The practice of the United States Government in this respect differs materially from that of the Dominion of Canada. A well-organized system for promoting immigration into Canada has been established in the United Kingdom and on the Continent. Experienced officials are in charge of the service, and immigrants are subjected to rigorous investigation before they are allowed to embark for their voyages across the Atlantic. No precautions are neglected, and the best classes of immigrants and settlers are sought out and aided. As the direct consequence of the well-ordered system adopted by the commissioners, there has been a marked improvement in the class of Europeans going out to Canada to find homes in the Northwest. Thrifty English and Welsh farmers, artisans and mechanics have been properly approached and induced to emigrate; and a similar class of Germans and Scandinavians has been recruited for citizenship in the Dominion. There have been no paupers among them. They have not come out of the slums and cesspools of Russia and Southeastern Europe. They are not recruited recklessly by sub-agents of steamship lines in the darkest and most degraded districts of the Continent.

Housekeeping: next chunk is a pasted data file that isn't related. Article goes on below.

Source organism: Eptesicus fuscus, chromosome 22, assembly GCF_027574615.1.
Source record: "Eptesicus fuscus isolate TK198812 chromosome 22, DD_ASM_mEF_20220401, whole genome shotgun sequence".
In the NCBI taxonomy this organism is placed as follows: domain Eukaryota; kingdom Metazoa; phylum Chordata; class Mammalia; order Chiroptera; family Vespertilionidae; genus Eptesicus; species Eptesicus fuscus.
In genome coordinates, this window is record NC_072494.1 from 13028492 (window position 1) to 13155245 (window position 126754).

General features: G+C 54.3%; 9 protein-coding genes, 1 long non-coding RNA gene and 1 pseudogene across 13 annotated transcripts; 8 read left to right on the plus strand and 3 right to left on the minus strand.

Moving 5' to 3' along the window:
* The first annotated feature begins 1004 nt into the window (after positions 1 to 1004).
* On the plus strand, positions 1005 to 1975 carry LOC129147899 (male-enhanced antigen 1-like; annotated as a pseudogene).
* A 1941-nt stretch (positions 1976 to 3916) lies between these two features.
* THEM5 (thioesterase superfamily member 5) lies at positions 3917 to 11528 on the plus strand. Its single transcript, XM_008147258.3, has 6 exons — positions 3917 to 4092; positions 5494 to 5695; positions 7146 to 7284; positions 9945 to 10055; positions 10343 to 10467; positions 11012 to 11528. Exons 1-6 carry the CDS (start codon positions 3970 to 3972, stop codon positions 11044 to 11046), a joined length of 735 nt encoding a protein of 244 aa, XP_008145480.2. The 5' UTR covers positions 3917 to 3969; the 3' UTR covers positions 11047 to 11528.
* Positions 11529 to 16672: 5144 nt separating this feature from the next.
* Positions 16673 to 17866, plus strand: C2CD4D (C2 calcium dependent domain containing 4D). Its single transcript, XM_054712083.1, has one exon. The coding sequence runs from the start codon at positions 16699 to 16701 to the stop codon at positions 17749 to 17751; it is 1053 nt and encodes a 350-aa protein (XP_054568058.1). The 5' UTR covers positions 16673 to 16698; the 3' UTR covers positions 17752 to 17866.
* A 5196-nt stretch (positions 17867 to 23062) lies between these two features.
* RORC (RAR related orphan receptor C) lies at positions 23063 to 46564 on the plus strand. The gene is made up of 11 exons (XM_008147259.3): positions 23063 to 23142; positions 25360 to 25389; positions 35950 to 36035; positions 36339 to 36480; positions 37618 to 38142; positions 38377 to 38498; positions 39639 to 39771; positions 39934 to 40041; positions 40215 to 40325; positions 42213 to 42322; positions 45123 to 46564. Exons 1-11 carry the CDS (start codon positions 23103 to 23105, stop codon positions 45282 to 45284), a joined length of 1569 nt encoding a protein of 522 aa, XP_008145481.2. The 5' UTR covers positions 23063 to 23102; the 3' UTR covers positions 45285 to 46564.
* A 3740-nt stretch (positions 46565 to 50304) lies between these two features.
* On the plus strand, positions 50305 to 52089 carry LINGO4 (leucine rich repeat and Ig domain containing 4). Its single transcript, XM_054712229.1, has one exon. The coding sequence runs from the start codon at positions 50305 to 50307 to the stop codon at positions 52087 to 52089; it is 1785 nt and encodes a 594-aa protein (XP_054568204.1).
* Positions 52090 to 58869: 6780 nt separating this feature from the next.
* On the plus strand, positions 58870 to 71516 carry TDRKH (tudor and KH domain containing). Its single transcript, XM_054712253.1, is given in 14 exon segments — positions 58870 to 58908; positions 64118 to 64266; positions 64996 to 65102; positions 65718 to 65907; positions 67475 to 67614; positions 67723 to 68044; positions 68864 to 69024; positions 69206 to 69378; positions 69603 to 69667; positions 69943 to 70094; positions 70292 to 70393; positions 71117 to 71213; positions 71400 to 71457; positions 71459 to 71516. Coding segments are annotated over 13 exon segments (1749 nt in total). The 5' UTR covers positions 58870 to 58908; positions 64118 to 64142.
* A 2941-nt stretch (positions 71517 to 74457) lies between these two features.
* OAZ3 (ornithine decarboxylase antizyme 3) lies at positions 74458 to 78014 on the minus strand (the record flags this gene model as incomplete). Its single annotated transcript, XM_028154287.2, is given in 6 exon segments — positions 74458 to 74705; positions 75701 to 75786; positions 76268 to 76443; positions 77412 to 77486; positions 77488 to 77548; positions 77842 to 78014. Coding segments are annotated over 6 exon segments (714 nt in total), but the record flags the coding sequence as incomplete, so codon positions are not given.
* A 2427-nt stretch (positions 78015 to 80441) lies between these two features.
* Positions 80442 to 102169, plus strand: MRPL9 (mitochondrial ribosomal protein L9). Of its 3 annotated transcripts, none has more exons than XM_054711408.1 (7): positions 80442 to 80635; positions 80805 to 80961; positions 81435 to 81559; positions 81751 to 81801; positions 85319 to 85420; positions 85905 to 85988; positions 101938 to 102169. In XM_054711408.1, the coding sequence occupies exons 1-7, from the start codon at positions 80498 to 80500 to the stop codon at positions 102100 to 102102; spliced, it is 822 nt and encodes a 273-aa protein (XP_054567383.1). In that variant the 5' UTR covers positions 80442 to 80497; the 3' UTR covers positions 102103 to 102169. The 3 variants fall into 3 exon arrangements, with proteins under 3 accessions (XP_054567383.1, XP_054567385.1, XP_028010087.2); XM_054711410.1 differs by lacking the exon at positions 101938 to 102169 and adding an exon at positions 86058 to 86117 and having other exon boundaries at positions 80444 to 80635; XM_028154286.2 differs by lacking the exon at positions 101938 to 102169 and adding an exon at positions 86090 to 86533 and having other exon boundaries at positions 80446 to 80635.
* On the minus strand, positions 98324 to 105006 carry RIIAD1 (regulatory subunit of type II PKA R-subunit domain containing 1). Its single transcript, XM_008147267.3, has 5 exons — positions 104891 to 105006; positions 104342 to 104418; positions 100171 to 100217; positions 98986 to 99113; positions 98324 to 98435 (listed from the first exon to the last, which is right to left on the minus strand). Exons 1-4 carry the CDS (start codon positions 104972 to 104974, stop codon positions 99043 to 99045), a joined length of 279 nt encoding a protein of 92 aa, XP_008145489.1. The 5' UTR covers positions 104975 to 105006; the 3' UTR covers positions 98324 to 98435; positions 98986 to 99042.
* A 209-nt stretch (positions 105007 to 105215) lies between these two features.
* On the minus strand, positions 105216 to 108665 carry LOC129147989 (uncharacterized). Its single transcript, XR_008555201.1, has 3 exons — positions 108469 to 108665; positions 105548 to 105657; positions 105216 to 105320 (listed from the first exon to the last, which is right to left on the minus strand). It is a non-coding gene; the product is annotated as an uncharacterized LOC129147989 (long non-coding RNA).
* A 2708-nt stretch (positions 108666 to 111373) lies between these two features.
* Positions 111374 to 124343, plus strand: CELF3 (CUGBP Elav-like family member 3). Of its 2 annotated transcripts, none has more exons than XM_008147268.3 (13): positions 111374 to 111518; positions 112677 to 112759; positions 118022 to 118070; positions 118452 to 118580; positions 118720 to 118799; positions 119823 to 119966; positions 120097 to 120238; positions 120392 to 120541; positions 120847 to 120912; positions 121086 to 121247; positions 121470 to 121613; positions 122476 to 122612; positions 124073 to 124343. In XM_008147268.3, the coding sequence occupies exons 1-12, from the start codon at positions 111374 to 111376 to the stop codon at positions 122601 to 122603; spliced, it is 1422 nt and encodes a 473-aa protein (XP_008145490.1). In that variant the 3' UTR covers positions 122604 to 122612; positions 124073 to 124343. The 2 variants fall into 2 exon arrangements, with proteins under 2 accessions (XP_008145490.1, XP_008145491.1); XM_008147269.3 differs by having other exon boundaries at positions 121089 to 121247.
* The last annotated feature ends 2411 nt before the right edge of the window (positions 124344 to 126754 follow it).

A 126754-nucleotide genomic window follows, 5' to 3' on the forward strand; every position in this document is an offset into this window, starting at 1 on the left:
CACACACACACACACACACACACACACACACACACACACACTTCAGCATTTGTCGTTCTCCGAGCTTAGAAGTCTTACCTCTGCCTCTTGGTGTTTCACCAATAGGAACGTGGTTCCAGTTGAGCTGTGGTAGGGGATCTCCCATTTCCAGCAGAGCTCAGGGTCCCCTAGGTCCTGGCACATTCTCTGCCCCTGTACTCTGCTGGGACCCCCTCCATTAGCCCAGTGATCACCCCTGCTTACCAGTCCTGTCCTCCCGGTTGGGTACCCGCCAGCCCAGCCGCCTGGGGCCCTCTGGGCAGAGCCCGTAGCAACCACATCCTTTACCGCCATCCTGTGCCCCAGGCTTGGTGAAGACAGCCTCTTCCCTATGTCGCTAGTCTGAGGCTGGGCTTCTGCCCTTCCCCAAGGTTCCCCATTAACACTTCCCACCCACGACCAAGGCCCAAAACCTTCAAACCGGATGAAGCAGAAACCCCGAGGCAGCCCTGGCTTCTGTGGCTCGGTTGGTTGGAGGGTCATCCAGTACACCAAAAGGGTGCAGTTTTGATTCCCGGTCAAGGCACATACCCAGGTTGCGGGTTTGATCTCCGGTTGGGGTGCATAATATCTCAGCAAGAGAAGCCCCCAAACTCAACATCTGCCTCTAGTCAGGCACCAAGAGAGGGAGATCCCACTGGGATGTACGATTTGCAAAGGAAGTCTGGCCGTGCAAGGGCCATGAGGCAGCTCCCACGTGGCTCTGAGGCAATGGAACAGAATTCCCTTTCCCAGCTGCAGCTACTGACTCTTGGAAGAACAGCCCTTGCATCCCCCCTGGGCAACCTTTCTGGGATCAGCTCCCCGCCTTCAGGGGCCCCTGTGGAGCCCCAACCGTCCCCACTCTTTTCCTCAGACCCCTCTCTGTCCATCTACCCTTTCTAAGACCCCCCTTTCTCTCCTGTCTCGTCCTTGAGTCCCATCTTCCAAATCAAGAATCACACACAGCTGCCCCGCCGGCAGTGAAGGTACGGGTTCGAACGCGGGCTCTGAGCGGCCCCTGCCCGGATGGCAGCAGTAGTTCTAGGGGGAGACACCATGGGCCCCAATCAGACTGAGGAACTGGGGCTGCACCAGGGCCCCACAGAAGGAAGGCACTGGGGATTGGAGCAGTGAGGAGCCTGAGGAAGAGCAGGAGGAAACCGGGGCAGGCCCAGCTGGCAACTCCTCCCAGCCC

The American Government is not making systematic efforts to improve the quality of immigration, nor is it imposing effective restraints upon the importation of European ignorance. The immigration laws have been revised mainly for economic reasons, and while the bureau has been rendered self-supporting, the services of the consular officials have been dispensed with, and the steamship companies have been left to work up the steerage traffic in their own way and to profit by the multiplication of sub-agents and the increased volume of business. The bureau officials inspect the steerage passengers thoroughly and send back some of the least promising among them at the expense of he companies; but no systematic arrangements are made in Europe for attracting the best and repelling the worst, and for ascertaining whether those who embark on the ocean liners belong to the desirable class of immigrants. It is doubtful whether violations of the contract law can be prevented under the new act, and certainly consular supervision is now impracticable, and steamship agents are less careful in the management of the steerage business than they were when American officials held them responsible for every name on the list, and were present to make a personal inspection of the immigrants on the ships. Mr. Braun himself reports finding a thousand destitute immigrants out of 2,500 who had engaged passage from a German port; and he does not conceal his suspicion that many were laborers who were shipped under contract in violation of law. Facts which he learned by keen observation an ordinary consul would have been competent to obtain in the same way. Congress, meanwhile, has abolished this safeguard of consular supervision over immigration at the ports of departure, and left the steamship companies free to fill their ships and to make the steerage traffic as remunerative as possible.